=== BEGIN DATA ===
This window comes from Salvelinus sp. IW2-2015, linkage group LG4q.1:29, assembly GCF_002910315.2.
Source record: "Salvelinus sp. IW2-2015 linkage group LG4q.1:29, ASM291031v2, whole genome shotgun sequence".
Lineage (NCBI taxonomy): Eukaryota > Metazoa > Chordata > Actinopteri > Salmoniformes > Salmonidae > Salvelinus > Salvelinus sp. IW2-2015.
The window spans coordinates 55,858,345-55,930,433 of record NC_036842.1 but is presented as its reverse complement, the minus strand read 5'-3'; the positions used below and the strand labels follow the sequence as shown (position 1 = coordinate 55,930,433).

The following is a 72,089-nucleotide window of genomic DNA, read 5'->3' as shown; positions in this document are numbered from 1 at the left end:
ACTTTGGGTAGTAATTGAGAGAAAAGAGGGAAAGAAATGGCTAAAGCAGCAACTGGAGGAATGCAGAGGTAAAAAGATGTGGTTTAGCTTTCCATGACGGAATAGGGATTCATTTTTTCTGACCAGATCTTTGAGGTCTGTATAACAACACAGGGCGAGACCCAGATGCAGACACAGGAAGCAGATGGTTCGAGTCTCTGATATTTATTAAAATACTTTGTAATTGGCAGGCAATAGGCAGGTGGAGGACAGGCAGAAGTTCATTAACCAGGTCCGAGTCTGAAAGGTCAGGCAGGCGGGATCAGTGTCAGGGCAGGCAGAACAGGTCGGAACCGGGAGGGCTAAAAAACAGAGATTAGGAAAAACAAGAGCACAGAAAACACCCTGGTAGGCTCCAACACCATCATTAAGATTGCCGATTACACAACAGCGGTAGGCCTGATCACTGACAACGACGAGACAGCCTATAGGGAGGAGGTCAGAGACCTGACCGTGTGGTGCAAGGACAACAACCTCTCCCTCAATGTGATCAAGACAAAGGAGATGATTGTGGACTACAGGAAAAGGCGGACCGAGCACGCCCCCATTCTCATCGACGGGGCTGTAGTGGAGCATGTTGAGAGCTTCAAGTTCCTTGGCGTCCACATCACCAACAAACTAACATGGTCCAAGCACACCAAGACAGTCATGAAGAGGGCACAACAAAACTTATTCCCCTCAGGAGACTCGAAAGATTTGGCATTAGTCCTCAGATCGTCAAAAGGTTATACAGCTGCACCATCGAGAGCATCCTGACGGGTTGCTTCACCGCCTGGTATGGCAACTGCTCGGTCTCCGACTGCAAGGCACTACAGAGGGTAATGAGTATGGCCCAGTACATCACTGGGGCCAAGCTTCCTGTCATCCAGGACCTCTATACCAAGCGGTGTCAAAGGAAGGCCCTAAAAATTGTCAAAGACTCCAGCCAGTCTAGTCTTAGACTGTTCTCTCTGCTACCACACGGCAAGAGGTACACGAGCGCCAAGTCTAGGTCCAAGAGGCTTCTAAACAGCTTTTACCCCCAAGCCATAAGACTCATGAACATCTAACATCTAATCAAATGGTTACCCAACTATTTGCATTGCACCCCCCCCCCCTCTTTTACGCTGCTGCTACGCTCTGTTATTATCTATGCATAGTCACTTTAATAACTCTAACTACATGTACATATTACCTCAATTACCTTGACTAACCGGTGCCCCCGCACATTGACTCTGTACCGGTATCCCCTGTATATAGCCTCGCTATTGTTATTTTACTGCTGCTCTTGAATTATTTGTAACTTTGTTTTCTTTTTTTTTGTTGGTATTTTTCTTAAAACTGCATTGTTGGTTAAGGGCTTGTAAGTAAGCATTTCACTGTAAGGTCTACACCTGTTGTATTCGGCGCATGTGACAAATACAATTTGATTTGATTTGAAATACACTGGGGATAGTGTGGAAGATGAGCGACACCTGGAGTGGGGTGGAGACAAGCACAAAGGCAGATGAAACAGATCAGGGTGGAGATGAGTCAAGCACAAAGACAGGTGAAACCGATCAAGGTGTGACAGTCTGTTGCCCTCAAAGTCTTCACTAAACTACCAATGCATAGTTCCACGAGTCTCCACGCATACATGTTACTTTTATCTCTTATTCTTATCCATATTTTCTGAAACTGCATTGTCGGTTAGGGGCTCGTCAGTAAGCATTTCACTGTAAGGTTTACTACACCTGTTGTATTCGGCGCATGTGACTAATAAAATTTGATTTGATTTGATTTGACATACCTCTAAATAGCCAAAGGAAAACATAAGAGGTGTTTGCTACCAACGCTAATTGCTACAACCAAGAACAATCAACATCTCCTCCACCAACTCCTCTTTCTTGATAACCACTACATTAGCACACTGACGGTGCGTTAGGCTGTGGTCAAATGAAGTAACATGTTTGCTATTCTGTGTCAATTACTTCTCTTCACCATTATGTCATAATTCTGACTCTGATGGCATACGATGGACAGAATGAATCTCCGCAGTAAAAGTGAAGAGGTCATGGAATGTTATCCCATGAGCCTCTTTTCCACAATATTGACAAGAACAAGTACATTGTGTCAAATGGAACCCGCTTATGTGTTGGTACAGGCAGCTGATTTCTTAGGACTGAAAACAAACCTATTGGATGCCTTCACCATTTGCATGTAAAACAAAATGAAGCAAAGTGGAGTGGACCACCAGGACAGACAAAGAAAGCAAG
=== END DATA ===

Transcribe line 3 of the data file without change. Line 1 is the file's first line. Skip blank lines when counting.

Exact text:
Lineage (NCBI taxonomy): Eukaryota > Metazoa > Chordata > Actinopteri > Salmoniformes > Salmonidae > Salvelinus > Salvelinus sp. IW2-2015.